All cars should be speed limited to 80mph
After yesterday's news of a 140mph M25 police chase, we argue that all cars in the UK should be speed restricted
By Richard Aucock
The latest turbocharged MG has the same Group 13 insurance rating as a basic MINI. 160hp family hatch, with the same ranking as a 98hp supermini. How so? Because the MG has a top speed limiter. How many know this? Not many, I’ll bet. Yet they’re paying hundreds of pounds less each month for car insurance because of it: genius.
That’s why all cars should have them.
OK, the MG’s speed limiter is still a naughty one: 120mph. It ‘aint gonna stop the risk of losing your licence and going to jail if you’re caught using it. But the principal is sound: a car’s maximum speed is a key factor in its perceived ‘risk’. If you lower it, you lessen this risk and thus lower the insurance grouping. Not to mention the fuel economy benefits that come with reduced speeds.
So here’s my proposal: cap all cars in the UK to 80mph. Still swift, still naughty, but eliminating one of the most consequence-laden risk factors on UK roads in an instant.
Legal limit + 10mph. That’s acceptable, isn’t it?
It would obviously be most noticeable on motorways. And most frustrating for those driving at 1am on a deserted M40. But motorways are rarely deserted – and it’s not speed that causes accidents, but speed differentials. Not everyone wants to drive at 110mph…
Make speeds equal and watch traffic flow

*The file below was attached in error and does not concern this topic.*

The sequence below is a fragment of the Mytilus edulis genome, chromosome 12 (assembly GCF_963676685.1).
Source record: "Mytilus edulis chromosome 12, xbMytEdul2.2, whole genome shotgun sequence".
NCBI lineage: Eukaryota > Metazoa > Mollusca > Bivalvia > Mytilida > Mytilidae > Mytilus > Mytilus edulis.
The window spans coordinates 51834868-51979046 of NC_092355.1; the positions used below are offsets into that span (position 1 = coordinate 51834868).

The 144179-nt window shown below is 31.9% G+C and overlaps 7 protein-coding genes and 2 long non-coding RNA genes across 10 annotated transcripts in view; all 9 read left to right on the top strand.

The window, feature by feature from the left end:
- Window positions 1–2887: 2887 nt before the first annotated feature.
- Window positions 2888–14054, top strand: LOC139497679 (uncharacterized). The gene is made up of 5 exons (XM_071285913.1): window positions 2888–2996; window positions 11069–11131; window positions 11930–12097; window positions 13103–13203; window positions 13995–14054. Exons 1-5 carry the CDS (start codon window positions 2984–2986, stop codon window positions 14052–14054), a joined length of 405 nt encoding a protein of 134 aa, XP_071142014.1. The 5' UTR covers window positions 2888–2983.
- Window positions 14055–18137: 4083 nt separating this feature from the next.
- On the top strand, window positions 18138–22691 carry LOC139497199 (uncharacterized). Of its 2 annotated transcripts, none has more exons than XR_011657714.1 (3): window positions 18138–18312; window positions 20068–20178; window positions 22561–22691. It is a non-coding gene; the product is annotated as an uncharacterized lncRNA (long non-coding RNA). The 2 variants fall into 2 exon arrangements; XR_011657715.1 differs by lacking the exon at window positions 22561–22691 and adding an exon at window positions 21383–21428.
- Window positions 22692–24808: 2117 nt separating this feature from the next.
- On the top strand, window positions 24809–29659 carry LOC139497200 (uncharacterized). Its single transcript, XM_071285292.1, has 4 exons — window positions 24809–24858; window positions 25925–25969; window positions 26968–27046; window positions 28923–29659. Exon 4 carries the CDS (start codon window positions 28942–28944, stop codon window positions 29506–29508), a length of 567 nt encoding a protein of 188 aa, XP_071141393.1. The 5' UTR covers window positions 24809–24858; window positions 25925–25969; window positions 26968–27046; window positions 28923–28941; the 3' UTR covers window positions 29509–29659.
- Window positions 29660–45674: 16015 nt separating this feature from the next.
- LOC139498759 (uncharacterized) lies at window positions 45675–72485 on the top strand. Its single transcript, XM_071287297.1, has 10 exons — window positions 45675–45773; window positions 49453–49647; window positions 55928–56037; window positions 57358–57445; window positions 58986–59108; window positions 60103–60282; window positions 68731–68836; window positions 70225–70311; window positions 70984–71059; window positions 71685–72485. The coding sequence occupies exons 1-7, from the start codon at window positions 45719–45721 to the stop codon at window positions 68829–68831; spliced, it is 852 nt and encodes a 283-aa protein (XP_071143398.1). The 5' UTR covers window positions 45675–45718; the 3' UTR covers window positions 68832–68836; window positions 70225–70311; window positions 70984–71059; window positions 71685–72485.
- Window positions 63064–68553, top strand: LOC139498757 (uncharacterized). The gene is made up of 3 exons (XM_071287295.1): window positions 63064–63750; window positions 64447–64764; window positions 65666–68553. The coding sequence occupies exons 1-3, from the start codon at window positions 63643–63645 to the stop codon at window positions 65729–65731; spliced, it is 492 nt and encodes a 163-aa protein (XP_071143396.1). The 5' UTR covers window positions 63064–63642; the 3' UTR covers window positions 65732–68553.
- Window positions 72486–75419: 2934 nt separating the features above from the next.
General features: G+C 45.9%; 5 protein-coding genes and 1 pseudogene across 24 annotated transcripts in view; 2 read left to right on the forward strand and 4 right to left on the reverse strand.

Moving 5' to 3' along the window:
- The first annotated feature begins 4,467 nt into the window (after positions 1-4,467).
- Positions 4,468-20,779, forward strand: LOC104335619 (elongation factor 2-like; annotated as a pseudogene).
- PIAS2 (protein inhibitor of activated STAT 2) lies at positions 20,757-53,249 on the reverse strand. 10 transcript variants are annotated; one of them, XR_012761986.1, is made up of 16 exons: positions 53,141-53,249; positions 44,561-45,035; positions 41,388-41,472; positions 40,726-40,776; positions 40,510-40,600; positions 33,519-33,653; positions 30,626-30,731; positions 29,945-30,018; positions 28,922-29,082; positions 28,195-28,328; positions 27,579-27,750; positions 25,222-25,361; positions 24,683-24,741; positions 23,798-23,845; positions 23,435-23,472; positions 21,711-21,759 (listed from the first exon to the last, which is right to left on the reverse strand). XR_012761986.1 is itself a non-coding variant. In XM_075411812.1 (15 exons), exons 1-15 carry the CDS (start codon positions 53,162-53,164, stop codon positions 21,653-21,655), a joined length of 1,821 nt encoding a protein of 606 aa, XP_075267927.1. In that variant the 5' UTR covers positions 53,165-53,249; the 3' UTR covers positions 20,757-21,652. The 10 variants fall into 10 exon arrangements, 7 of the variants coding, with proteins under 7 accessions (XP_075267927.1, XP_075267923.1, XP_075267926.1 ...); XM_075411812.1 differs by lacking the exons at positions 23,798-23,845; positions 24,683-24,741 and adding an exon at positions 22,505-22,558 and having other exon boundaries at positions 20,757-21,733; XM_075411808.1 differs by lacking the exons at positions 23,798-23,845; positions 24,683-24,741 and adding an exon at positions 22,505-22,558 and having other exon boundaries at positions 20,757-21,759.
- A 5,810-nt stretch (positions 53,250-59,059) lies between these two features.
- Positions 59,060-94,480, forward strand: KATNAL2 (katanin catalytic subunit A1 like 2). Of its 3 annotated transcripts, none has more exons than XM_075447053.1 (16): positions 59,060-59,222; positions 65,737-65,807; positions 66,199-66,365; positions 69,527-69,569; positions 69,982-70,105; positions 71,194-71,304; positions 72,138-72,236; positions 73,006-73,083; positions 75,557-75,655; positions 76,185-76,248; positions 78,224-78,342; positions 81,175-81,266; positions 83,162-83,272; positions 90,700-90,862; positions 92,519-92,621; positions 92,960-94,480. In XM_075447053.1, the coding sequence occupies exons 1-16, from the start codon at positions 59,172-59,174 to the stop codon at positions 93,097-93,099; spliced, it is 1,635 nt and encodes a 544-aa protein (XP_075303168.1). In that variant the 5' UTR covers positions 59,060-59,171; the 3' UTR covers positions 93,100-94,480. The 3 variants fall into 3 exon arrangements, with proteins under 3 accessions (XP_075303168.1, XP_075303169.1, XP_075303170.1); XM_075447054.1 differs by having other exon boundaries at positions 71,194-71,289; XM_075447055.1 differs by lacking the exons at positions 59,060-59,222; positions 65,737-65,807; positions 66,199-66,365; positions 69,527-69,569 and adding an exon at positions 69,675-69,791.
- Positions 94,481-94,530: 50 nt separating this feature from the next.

Traffic jams would lessen. We have all experienced ‘ghost’ traffic jams apparently without cause. There IS a cause – the domino effect, usually of one speeding drivers’ over-reactive braking. Make speeds more equal and watch traffic flow improve.
It would also stem the peaks of speeds on country roads. Single vehicle accidents are commonplace and caused by excessive speed for the conditions. Why not cap how excessive this can be, and give vehicle electronics a better chance of sorting the rest?
Don’t worry, capping speed is not dangerous. We don’t consider Ford Fiestas to be lethal, and basic examples of the nation’s best-selling car cannot even reach 95mph. It’s not a pipedream, either. An easy fit for new cars, it would be a simple engine management tweak for older ones. Most modern cars have diagnostic ports: the necessary coding could be installed in seconds. Checking it could be part of the MOT.
But what about motoring enthusiasts? Well, we should love it. The fun of driving is not how much speed you have, it is, ahem, what you do with it that counts. It’s like a high-end stereo: you pay extra not for the absolute, but for the quality of what’s in between.
Acceleration, response, economy, comfort would improve
Cap a car’s top speed and the focus then becomes not on extremes (and the compromises they cause elsewhere) but optimising it to work well within that range. Acceleration, response, economy, comfort, all would improve.
We could still buy powerful cars that accelerate quickly, that were still engineering for the high speeds of the test track. They just wouldn’t do 200mph in the UK.
It’s wins all round. Speed-limit cars and the interest then becomes in the range all of us use daily, rather than a peak a few of us use occasionally. With, as the insurance industry confirms, significantly less risk for everyone. Saving cash for something safer and more enjoyable: sounds good to me.
Follow Richard Aucock on Twitter @richardaucock
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